SEARCH 2000 Games

Thursday, June 22, 2000
Aussie state government agrees to inquiry

By JOHN PYE -- Associated Press

  SYDNEY, Australia -- The state government of New South Wales has agreed to tell a parliamentary committee why it is spending another $84.8 million on the Sydney Olympics.

  The bailout earlier this week by the state government was the third in four months for Sydney organizers and came on top of a $56.7 million funding increase last month in the state budget to offset escalating costs.

  When the state budget was released, treasurer Michael Egan said the Sept. 15-Oct. 1 games had been paid for completely.

  But he was approached last week by games president Michael Knight, who said the quality of the event would be compromised without more money. Egan then said there was no guarantee that organizers would not require additional funds.

  Treasury estimates show the total cost of staging the games has climbed from $1.42 billion in February to $1.51 billion.

  A governmental investigating committee must report its findings to parliament by Aug. 29.

  A spokesman for Knight, Australia's Olympics minister, said the Sydney organizing committee would cooperate fully with the investigation because, "There is nothing to hide."

  He said investigators will have access to anything they want on the $140 million and anything to do with the overall budget, he said.

  Knight has been defending his dual roles as speculation of financial mismanagement continues to intensify.

  Knight's office rejected criticism from New South Wales attorney general Bob Sendt that the minister had a conflict of interest over the Olympics budget.

  "A minister ideally should be able to stand back and hold an organization under his control accountable," Sendt said. "But when that minister is also on the board of that organization, it does raise issues."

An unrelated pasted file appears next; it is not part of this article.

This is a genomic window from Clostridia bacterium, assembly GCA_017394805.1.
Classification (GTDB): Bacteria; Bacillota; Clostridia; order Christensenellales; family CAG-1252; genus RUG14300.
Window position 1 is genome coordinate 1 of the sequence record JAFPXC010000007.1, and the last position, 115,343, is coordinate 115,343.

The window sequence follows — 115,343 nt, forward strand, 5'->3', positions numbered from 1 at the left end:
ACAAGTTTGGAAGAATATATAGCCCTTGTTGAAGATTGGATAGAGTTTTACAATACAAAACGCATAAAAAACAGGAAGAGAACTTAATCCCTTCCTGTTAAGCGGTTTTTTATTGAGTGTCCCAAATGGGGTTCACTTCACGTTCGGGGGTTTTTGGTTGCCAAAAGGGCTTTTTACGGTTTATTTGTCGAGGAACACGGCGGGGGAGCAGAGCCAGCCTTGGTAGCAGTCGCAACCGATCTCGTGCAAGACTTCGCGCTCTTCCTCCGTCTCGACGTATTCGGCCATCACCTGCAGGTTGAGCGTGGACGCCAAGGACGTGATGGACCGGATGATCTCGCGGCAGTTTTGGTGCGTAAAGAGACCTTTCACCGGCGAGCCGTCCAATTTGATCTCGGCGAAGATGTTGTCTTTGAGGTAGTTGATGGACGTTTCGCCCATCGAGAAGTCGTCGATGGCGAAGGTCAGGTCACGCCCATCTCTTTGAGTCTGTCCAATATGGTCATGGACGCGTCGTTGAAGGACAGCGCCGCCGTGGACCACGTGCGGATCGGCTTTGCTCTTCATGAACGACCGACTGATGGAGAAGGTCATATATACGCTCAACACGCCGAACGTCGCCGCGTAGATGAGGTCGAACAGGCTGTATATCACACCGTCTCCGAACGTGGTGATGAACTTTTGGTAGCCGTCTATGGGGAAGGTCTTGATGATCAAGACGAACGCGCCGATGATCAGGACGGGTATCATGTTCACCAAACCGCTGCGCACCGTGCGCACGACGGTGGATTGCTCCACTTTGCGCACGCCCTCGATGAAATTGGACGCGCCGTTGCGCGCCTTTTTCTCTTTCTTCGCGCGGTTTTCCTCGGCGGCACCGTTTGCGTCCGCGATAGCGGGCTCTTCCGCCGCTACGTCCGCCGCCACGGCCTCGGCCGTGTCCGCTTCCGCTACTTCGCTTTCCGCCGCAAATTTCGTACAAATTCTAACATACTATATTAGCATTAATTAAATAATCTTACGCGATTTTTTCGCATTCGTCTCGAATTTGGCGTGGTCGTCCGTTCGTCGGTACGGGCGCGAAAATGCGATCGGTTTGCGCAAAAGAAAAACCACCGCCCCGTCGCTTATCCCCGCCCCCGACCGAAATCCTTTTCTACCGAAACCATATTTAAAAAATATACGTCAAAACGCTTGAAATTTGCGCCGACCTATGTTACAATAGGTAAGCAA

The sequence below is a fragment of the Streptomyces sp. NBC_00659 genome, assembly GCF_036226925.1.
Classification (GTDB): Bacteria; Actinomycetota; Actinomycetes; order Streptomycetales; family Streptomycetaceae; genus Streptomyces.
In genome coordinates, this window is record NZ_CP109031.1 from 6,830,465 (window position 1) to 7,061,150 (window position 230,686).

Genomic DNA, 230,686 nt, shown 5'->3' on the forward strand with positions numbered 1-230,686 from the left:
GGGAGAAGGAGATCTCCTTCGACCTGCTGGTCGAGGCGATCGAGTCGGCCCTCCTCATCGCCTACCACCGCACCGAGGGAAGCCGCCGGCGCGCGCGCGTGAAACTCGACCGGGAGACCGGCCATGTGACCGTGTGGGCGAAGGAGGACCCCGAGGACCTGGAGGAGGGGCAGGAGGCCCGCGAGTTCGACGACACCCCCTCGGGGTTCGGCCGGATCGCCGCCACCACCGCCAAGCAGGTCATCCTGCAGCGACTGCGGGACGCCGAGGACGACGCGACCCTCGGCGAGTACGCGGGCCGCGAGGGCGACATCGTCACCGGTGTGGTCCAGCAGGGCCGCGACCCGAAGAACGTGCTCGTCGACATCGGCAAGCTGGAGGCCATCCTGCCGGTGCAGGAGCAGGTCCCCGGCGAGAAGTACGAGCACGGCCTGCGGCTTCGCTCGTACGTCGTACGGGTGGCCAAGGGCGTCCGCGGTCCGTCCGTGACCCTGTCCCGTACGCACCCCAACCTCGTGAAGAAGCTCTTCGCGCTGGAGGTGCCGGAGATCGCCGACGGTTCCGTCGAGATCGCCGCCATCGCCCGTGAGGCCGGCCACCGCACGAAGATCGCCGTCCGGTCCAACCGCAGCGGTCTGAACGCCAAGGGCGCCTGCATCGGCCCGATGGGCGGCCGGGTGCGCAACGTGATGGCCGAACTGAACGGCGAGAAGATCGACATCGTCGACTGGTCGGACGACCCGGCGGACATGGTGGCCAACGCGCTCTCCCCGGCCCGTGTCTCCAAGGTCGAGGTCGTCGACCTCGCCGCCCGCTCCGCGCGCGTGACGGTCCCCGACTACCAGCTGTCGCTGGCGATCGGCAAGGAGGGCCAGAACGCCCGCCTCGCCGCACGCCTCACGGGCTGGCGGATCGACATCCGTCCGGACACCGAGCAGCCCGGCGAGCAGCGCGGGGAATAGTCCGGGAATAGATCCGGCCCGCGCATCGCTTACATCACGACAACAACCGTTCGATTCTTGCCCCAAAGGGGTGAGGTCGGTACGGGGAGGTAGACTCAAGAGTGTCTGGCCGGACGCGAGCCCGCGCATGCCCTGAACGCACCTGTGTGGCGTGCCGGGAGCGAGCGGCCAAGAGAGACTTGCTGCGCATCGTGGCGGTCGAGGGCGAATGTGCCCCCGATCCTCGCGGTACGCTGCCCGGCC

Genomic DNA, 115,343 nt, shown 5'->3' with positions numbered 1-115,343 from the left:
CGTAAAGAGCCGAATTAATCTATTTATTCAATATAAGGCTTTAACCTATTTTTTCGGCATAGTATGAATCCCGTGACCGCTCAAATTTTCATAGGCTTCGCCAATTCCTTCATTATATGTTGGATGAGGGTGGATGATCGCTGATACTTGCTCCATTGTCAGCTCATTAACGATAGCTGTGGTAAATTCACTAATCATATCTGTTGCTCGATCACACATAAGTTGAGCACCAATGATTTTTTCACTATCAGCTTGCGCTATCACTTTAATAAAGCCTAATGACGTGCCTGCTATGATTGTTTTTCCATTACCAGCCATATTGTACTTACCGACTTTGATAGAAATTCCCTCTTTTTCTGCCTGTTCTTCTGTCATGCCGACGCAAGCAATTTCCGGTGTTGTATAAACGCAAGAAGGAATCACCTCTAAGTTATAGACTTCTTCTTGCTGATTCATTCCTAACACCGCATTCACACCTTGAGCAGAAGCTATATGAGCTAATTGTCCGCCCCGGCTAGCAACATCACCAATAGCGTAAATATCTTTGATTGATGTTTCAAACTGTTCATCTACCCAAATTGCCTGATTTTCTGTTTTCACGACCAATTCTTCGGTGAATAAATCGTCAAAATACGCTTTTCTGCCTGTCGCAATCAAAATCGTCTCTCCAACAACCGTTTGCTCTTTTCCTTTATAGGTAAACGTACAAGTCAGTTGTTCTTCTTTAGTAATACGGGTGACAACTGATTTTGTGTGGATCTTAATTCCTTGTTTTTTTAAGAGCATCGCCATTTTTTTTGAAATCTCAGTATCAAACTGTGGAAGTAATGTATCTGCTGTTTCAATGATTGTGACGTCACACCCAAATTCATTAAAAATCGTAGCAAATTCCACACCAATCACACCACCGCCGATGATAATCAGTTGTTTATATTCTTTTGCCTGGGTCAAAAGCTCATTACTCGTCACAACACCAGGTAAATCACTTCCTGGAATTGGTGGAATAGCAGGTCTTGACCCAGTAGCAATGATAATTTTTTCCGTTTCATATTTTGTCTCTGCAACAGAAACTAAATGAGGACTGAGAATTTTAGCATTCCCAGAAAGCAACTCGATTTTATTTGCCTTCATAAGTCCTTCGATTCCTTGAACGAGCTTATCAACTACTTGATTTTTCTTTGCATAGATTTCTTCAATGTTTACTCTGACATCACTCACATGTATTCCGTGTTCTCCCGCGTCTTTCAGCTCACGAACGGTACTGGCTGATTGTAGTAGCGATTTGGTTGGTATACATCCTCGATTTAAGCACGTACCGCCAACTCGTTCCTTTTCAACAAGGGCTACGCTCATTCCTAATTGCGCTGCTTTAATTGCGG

Organizers also have complained of being stripped of real powers since the government increased its stake in the committee when Knight became president and since key operations were merged with the state-run Olympic Coordination Authority.

  But Knight said his dual function had been praised by the International Olympic Committee and Australian Olympic Committee as being a model for future games.

  IOC vice president Kevan Gosper supported Knight despite admitting the latest cash injection was "disconcerting."

  Knight, he said, manages the committee "very tightly and will be a hero after a successful games."

  Gosper said the Olympics would proceed without any financial panic.

  "The bailout was needed because our existing contingency will be exhausted before the end of the games," organizing committee chief executive Sandy Hollway told the Australian Broadcasting Corp.

  Hollway said organizers still had an operating surplus and were applying strict controls on using taxpayers' money.

  "There needs to be complete transparency in all this," he said. "The public is owed that."

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